Who is the most stoic NBA player?
That is a great question, but to answer it we need to define exactly what stoic means. Stoicism is the endurance of pain or hardship without the display of feelings and without complaint.
It is argued that stoics have the sharpest minds.
Winning isn't easy. It requires true determination, dedication, and relentlessness to become one of the best.
I think it is safe to say that the NBA has changed over the years and it seems like some players enjoy being celebrities more than they love playing the game of basketball.
Not everyone embraces the grind of the NBA and not everyone truly knows what it takes to win. It is no surprise that players who have been successful in the league have displayed very stoic characteristics.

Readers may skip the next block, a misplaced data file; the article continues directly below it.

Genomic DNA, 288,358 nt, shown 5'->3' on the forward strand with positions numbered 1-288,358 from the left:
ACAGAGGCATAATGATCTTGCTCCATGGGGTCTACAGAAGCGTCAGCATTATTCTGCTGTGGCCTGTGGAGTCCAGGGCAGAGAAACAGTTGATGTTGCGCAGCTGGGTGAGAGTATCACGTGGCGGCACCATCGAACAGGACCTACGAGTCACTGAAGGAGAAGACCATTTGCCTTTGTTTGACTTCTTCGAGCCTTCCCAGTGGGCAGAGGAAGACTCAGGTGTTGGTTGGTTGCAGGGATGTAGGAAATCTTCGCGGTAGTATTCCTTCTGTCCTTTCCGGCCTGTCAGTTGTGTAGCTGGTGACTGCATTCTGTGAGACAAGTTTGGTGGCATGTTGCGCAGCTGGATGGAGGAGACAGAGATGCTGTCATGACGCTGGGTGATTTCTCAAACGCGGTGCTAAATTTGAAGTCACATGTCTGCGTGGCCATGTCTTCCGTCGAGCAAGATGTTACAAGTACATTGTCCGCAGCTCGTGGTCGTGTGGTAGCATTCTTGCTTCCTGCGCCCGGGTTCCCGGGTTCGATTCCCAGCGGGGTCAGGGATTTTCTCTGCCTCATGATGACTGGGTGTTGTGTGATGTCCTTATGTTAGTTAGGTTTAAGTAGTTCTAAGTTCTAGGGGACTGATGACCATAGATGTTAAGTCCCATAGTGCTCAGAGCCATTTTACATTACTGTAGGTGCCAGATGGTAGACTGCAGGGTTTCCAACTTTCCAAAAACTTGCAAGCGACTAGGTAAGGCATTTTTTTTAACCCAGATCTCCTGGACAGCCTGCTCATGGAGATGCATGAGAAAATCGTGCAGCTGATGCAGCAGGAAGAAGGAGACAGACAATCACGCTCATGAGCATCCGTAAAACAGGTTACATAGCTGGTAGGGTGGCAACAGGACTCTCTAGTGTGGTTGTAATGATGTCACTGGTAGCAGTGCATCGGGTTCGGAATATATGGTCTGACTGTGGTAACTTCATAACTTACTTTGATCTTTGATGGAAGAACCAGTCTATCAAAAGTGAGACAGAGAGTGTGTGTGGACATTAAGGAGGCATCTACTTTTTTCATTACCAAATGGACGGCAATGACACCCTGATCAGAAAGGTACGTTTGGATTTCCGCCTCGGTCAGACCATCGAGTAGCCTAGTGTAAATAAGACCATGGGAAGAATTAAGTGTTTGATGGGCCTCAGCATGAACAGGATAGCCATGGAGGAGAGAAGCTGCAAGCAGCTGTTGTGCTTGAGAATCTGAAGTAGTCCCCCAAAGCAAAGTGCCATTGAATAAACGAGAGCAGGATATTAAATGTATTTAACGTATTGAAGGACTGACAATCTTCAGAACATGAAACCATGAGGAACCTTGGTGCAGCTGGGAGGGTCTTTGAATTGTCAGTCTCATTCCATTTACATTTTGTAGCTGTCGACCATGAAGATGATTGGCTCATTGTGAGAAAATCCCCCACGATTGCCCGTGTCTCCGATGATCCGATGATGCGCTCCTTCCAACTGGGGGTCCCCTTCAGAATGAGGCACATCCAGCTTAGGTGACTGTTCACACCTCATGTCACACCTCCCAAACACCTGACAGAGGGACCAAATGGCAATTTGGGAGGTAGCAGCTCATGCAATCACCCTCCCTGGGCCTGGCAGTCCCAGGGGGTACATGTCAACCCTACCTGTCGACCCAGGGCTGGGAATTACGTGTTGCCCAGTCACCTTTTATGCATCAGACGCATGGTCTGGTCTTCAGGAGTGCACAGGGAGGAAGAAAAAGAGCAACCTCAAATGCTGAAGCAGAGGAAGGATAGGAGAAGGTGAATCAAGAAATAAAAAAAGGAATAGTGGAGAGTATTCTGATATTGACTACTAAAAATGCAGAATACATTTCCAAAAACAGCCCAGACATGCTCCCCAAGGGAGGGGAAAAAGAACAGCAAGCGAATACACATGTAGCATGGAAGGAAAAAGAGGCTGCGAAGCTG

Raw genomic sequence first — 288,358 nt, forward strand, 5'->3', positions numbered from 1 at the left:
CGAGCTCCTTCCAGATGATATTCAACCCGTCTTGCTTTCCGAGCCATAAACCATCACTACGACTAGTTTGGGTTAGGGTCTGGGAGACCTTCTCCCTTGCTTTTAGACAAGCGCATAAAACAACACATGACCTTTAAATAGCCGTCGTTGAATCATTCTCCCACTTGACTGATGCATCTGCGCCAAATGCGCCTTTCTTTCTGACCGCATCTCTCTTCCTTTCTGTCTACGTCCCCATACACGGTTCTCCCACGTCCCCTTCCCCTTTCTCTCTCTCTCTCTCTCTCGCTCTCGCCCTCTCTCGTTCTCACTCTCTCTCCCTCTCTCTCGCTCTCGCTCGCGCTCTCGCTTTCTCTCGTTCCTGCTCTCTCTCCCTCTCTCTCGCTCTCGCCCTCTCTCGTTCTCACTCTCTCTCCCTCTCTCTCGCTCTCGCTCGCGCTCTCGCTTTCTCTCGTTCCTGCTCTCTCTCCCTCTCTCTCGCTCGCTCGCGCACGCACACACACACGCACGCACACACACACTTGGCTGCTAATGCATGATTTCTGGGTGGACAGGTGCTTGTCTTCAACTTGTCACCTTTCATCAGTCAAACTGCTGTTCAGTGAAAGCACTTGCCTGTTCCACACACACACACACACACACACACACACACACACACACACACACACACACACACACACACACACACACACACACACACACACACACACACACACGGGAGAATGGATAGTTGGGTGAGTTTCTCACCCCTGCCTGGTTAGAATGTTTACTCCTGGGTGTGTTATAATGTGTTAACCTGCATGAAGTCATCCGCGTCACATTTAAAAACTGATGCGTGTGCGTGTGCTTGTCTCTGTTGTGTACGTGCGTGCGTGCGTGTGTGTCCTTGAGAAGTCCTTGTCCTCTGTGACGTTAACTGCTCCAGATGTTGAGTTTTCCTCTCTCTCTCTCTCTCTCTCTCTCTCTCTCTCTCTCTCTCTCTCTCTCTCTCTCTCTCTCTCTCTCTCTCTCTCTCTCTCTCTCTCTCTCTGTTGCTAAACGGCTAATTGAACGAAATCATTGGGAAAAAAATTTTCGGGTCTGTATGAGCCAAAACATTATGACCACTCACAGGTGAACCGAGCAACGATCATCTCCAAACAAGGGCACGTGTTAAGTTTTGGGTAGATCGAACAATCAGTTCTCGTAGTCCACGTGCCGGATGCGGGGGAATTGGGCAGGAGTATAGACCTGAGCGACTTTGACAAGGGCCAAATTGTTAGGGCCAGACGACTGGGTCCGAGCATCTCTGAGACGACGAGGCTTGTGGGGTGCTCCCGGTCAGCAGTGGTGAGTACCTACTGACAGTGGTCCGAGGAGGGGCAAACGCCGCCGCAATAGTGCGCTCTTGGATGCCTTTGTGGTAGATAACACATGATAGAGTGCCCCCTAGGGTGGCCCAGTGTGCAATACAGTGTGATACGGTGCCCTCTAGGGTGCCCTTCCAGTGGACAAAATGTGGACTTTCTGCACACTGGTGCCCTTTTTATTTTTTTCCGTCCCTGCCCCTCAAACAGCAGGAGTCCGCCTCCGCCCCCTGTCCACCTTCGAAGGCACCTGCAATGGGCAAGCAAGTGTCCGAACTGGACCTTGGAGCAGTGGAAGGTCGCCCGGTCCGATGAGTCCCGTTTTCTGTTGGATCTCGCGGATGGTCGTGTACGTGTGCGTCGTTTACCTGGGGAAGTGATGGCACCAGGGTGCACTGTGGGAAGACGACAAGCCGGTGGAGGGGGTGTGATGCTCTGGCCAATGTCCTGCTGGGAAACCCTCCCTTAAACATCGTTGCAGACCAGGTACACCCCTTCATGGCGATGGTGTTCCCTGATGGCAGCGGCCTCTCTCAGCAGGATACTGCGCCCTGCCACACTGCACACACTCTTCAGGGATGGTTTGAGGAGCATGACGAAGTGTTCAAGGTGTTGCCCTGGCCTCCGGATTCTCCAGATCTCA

In the NBA you have to deal with injuries, fatigue, and a very long season, but if you can learn to deal with all the obstacles along the way then you can become a champion.
There are only a handful of true killers left in the league, so I think it is important to highlight the stoic NBA players that we have seen reach the top of the league.
Let's check out some of the most stoic NBA players that you can learn from.
On the court, Duncan always maintained a composed and silent demeanor. You could never tell what he was thinking. If he made a shot or missed a shot he would have the same stone-cold face.
Tim Duncan was known by his nickname "The Big Fundamental" for obvious reasons. His all-around game revolved around textbook basketball and his skills were nothing too fancy, but they were super consistent and got the job done time and time again.